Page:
“You're always supposed to design for your end user. In this case, we have two end users. We have a character in the film who often is supposed to be the smartest person in the world and who is able to use the most complex system ever seen anywhere. And then we have the person, the other end user, which is the person sitting in the very last row of the movie theater, munching popcorn, maybe not even hearing all the dialogue, loosely paying attention while glancing at things on their phone. We need to make sure that it [the tech within a movie] communicates just as clearly to them as well. And that presents all sorts of challenges and interesting things.”
John shared the unique way his team challenged themselves in their design and film work. When designing the technology behind the Black Panther universe, vibranium, they built a sand table in their office.
John emphasized how important hands-on, tactile learning and experimentation were for them when they started working on the interactions in Black Panther:
“One of the things that we did to challenge ourselves was build a sand table in our office. We got 50 pounds of sand, we were little kids playing in a sandbox. We literally had little toy trucks that we glued sand to and everything.
I feel bad on the days that I would bring my kids to work with me and I would show them what I do, and there are toys and superheroes everywhere. There are toy cars on the floor, and I'm realizing that I need to send my kids to work with somebody else so that they can understand that work is not just playing around.”
We got a chance to hear about one of John's first experiences working on a vehicle. He spilled the beans on his instrumentation work for the Ford GT in a secret underground bunker at Ford's product development center in Michigan. He was part of a tight-knit team of top-notch designers using cutting-edge computers and milling machines to craft clay models and bring their vision of the car to life. Here’s what he had to say:
“It was really exciting to be deep inside of Ford. And when I say deep inside of Ford, there's literally a secret underground bunker that the people above this bunker didn't know that this car was being worked on down below.
There was a long corridor in the basement that you walked down that was just old castaway prototypes and styrofoam models of full-size vehicles with sheets over them. You'd get to the end of this corridor and there was a little card swipe, and then they'd bring you in and it was just eight dudes in a room around computers who were working on it and working up the visualizations.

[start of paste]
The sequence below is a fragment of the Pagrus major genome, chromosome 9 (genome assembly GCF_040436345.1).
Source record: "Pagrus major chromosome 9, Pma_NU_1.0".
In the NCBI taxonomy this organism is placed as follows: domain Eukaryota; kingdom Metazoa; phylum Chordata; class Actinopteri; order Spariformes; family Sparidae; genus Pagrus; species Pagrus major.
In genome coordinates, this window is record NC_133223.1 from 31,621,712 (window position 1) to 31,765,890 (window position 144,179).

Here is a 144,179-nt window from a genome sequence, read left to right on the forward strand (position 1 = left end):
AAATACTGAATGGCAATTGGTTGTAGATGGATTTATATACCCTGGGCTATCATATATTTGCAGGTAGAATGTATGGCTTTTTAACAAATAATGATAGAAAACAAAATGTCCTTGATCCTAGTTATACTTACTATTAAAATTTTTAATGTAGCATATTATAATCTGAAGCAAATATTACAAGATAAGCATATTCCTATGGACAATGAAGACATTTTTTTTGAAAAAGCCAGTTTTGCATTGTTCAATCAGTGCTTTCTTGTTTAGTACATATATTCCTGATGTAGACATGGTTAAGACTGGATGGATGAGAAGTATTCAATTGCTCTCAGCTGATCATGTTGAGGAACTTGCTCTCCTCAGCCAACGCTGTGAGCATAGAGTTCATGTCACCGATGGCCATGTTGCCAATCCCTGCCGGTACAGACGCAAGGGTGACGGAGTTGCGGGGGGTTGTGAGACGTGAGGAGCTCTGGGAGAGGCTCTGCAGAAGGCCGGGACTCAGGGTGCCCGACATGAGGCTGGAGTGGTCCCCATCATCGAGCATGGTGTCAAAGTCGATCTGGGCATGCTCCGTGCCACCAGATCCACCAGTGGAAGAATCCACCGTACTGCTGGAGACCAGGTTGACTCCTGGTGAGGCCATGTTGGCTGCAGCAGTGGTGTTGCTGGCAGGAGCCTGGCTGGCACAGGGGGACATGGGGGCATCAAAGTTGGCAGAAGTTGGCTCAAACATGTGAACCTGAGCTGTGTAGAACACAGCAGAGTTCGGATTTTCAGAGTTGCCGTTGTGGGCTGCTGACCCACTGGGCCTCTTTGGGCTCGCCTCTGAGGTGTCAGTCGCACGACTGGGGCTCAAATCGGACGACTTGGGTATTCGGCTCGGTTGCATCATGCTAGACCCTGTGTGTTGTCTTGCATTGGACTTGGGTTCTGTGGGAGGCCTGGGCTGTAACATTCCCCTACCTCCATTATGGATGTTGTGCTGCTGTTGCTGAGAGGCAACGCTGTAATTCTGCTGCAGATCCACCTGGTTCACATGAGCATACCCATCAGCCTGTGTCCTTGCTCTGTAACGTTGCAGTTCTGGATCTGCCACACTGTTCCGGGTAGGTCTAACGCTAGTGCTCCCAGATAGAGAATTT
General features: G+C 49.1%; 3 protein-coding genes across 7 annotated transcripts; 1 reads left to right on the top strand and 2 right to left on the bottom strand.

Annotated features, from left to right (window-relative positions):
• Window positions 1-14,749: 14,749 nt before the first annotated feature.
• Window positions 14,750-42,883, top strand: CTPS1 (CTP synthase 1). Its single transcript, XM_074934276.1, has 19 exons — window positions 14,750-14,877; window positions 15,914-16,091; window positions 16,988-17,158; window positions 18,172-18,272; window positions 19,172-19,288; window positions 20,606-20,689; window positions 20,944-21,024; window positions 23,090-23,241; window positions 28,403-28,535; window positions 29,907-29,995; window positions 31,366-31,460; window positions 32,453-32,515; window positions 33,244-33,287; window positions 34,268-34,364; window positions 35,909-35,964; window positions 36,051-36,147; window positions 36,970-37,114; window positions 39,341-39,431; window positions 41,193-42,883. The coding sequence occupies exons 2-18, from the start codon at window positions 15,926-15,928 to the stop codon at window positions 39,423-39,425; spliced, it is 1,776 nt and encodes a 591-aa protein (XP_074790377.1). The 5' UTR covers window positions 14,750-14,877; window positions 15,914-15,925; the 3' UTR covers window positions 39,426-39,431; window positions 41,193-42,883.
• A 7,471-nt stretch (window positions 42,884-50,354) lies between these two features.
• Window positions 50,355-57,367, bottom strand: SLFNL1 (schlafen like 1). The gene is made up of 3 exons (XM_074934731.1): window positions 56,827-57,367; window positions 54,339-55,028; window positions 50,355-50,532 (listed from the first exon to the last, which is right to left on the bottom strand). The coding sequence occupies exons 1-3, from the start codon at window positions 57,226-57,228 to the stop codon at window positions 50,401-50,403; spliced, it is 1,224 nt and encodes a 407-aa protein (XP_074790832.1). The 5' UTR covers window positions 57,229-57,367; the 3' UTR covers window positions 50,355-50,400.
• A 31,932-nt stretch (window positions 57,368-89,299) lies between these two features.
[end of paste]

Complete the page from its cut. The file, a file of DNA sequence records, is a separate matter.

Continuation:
Then attached to that room was this bigger studio space still totally in the basement, indoors, where they had the milling machine sculpting the full-size clay models and everything. And that experience and that collaboration just from being a supercar geek is something I'll never forget.”
As a little kid, John often found himself wondering why every car couldn't look like a Lamborghini Countach. Little did he know that this particular supercar would eventually shape his foundational understanding of design itself. And it all started with his dad, who used to regale him with all the nitty-gritty details about the Countach, sparking a lifelong love affair with supercars and the world of design. Here it is in John’s own words:
“[The Countach] is wider at the back so that it can fit this enormous V12 engine, and had all of those things that make it actually perform better as an exotic sports car. I was very fascinated by this and he [John’s dad] continued to kind of poke me a little bit and say, You only are excited by it because it looks wonderful.
But I am deeply overwhelmed by it because it is this blend of the way that it functions better, the way that it's able to achieve its goals better, that are impacting the way that it looks. And both of those things are benefiting in the process. And for me, that became my foundational understanding of just what design is."